In my judgment, there was a serious lack of communication that led to confusion on the sideline. Unfortunately, this confusion created a circumstance that was not in the best interest of one of our student-athletes. I sincerely apologize for the mistakes that were made. We have to learn from this situation, and moving forward, we will make important changes so we can fully live up to our shared goal of putting student-athlete safety first.

I have worked with Darryl Conway, my Associate Athletic Director for Student-Athlete Health and Welfare, to develop a detailed accounting of the events that occurred. Darryl is the person who oversees all athletic training personnel and serves as the liaison to the physicians we work with through the University of Michigan Health System and University Health Services.

It is important to note that our athletic trainers and physicians working with Michigan Athletics have the unchallengeable authority to remove student-athletes from the field of play. Michigan Athletics has numerous medical professionals at every football competition including certified athletic trainers and several physicians from various relevant specialties.

I, along with Darryl and our administrative and medical teams, have spent much of the last two days carefully reviewing the situation regarding Shane Morris. We now understand that, despite having the right people on the sidelines assessing our student-athletes’ well being, the systems we had in place were inadequate to handle this unique and complex situation properly.

With his permission, I can share that Shane Morris suffered an ankle injury during the third quarter of Saturday’s game. He was evaluated for that injury by an orthopedic surgeon and an athletic trainer several times during the game. With each of these evaluations it was determined that his ankle injury did not prevent him from playing.

In the fourth quarter, Shane took a significant hit and stumbled after getting up. From the field level and without the benefit of replays, medical and coaching staffs did not see the hit. Because they did not see the hit, the athletic training staff believed Shane stumbled because of his ankle injury. The team neurologist, watching from further down the field, also did not see the hit. However, the neurologist, with expertise in detecting signs of concussion, saw Shane stumble and determined he needed to head down the sideline to evaluate Shane.

Shane came off the field after the following play and was reassessed by the head athletic trainer for the ankle injury. Since the athletic trainer had not seen the hit to the chin and was not aware that a neurological evaluation was necessary, he cleared Shane for one additional play.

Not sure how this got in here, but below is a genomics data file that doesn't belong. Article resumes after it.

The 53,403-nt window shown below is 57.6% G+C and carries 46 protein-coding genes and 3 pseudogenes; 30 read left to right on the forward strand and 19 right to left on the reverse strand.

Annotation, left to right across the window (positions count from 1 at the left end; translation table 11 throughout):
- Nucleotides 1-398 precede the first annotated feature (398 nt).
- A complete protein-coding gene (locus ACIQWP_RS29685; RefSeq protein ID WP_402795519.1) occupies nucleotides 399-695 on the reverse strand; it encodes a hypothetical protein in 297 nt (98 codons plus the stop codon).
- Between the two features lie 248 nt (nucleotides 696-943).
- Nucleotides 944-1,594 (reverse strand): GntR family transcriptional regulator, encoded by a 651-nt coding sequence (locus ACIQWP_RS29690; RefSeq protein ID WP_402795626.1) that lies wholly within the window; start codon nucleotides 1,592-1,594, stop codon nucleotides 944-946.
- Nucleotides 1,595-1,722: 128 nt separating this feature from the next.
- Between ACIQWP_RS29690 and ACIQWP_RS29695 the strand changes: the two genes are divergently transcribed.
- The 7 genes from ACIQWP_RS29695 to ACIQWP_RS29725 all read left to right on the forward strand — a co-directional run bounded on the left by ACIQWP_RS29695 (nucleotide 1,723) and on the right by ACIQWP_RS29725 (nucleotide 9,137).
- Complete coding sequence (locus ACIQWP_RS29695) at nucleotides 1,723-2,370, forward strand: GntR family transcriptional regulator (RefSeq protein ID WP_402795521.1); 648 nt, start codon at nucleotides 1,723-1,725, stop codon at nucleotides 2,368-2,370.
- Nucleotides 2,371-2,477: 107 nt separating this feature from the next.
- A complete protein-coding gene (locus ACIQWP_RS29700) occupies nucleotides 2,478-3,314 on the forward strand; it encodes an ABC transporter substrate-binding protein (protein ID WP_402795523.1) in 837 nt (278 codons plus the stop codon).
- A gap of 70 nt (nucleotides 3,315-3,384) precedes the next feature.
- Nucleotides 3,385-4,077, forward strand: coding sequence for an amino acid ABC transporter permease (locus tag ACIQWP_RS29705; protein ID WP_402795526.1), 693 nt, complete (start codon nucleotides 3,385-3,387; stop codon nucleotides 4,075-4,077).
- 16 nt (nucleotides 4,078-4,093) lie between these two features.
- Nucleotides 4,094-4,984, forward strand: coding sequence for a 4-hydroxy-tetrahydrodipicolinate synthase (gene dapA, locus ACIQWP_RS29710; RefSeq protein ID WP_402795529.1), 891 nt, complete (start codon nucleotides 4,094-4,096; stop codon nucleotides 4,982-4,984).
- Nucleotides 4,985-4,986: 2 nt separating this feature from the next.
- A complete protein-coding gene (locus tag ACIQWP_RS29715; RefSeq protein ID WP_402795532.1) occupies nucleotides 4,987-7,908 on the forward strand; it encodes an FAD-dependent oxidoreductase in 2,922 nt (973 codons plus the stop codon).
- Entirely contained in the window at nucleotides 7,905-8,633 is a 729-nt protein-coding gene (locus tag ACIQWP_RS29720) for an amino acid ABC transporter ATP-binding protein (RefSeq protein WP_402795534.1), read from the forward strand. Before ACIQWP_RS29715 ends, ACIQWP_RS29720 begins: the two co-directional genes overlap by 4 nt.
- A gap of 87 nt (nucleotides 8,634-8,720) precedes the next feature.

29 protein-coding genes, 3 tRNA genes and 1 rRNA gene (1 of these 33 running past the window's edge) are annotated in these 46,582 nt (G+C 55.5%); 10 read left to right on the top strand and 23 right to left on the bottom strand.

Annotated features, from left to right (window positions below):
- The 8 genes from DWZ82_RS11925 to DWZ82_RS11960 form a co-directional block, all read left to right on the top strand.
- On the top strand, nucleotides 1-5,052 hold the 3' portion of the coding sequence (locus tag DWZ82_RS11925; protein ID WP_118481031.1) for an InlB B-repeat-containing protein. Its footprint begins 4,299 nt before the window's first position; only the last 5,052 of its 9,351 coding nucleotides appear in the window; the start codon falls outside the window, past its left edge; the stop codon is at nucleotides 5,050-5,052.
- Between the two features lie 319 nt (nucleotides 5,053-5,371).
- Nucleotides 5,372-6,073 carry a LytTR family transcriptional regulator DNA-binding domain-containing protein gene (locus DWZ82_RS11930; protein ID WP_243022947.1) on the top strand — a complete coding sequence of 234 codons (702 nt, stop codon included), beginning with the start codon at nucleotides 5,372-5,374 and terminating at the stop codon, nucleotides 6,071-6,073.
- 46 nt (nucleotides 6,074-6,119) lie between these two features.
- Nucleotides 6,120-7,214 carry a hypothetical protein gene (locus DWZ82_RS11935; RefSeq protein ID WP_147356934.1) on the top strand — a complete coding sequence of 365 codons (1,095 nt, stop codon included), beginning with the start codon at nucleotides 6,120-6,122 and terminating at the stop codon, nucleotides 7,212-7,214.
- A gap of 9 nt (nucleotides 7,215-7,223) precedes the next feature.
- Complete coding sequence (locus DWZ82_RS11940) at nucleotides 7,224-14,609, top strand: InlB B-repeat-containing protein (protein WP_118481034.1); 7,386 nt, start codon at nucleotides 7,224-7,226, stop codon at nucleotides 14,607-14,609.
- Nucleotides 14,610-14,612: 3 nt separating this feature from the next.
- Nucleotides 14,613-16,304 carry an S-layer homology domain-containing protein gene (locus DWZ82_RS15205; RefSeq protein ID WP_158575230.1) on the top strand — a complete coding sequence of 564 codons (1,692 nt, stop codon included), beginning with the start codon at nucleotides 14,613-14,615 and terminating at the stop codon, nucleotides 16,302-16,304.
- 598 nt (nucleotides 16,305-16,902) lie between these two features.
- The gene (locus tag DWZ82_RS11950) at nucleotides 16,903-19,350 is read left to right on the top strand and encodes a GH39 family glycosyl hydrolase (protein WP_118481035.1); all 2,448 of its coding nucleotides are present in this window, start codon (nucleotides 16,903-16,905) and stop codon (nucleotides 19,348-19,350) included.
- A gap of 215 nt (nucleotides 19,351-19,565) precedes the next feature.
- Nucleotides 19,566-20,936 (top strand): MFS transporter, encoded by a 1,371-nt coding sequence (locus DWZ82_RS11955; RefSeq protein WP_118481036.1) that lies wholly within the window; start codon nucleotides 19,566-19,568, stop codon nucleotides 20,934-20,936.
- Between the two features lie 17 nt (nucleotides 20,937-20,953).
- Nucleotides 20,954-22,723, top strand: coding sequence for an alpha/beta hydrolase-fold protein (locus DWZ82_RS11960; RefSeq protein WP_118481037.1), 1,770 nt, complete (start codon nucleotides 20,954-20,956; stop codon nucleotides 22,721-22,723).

The neurologist and other team physicians were not aware that Shane was being asked to return to the field, and Shane left the bench when he heard his name called and went back into the game. Under these circumstances, a player should not be allowed to re-enter the game before being cleared by the team physician. This clearly identifies the need for improvements in our sideline and communication processes.

Following the game, a comprehensive concussion evaluation was completed and Shane has been evaluated twice since the game. As of Sunday, Shane was diagnosed with a probable, mild concussion, and a high ankle sprain. That probable concussion diagnosis was not at all clear on the field on Saturday or in the examination that was conducted post-game. Unfortunately, there was inadequate communication between our physicians and medical staff and Coach Hoke was not provided the updated diagnosis before making a public statement on Monday. This is another mistake that cannot occur again.

Going forward, we have identified two changes in our procedures that we will implement immediately:

We will have an athletic medicine professional in the press box or video booth to ensure that someone will have a bird’s eye view of the on-field action, have television replay available and have the ability to communicate with medical personnel on the sidelines. 

We are also examining how to reinforce our sideline communication processes and how decisions will be made in order to make sure that information regarding student-athlete availability to participate is communicated effectively amongst the medical team and to our coaches.

We have learned from this experience, and will continue to improve ways to keep our student-athletes’ health and safety our number one priority.

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IMG_4274 - kiss

I don’t have to explain how I feel about the history of this rivalry and also needless to say, it is very rough for me to watch that jug head out of town.  Looking through the photos, it particularly stung seeing shots with that new section of the jug.  I stood inches away when Jil Gordon painted on the score last year.   You might call this the dong punch de resistance:

jug and program Check out the kid holding a program.  Inside there is a story this week that I wrote, particularly about the different paint jobs the jug has had over the years leading off with a mention of Jil’s work (including the photo below) on the new section last year.

Jil Gordon paints new section (2013 - Greg Dooley photo)Now that thing is hundreds of miles away and they are doing lord-knows-what to it.  Punch.

 Read on..(1964 team, Arena, Pomp, Mood, links and more…)